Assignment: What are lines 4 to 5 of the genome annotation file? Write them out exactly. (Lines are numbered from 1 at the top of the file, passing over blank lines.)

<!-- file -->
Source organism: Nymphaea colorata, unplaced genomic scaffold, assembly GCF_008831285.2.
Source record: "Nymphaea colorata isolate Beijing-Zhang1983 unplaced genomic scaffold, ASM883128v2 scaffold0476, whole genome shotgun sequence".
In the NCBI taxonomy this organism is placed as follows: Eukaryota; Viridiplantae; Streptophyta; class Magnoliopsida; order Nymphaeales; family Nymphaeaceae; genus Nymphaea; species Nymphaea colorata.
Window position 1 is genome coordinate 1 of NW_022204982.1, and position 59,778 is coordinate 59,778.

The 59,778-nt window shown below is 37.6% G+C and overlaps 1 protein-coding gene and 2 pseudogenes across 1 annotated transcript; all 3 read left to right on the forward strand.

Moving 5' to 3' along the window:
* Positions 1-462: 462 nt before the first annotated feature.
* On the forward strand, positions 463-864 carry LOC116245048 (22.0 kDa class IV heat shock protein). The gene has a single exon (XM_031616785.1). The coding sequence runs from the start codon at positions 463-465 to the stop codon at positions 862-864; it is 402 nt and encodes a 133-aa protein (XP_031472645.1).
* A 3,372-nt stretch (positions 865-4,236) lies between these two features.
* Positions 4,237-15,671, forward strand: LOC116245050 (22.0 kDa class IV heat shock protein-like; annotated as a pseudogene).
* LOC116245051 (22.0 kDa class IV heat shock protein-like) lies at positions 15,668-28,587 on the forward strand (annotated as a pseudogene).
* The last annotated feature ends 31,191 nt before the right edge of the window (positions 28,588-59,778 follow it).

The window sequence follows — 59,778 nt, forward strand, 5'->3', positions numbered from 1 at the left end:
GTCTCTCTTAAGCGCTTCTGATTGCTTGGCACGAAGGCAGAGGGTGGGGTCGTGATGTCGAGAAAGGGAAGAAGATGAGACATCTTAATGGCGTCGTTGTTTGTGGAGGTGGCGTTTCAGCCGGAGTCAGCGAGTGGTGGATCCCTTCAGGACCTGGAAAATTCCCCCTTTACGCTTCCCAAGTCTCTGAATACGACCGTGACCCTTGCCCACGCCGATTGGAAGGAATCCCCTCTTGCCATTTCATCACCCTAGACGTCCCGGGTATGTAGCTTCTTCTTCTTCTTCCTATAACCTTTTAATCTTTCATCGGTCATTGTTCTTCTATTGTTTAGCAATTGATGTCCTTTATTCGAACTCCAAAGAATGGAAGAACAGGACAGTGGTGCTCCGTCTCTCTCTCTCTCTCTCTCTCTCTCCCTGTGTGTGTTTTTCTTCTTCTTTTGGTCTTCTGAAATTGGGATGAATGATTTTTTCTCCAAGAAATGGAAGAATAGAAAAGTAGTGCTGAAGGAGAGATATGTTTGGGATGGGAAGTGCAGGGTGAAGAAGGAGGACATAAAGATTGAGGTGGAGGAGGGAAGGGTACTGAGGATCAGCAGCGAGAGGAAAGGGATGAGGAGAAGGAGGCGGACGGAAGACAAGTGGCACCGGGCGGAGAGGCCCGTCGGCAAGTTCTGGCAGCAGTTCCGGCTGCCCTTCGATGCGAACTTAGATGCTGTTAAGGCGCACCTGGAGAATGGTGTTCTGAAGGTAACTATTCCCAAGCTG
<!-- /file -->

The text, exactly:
Window position 1 is genome coordinate 1 of NW_022204982.1, and position 59,778 is coordinate 59,778.

The 59,778-nt window shown below is 37.6% G+C and overlaps 1 protein-coding gene and 2 pseudogenes across 1 annotated transcript; all 3 read left to right on the forward strand.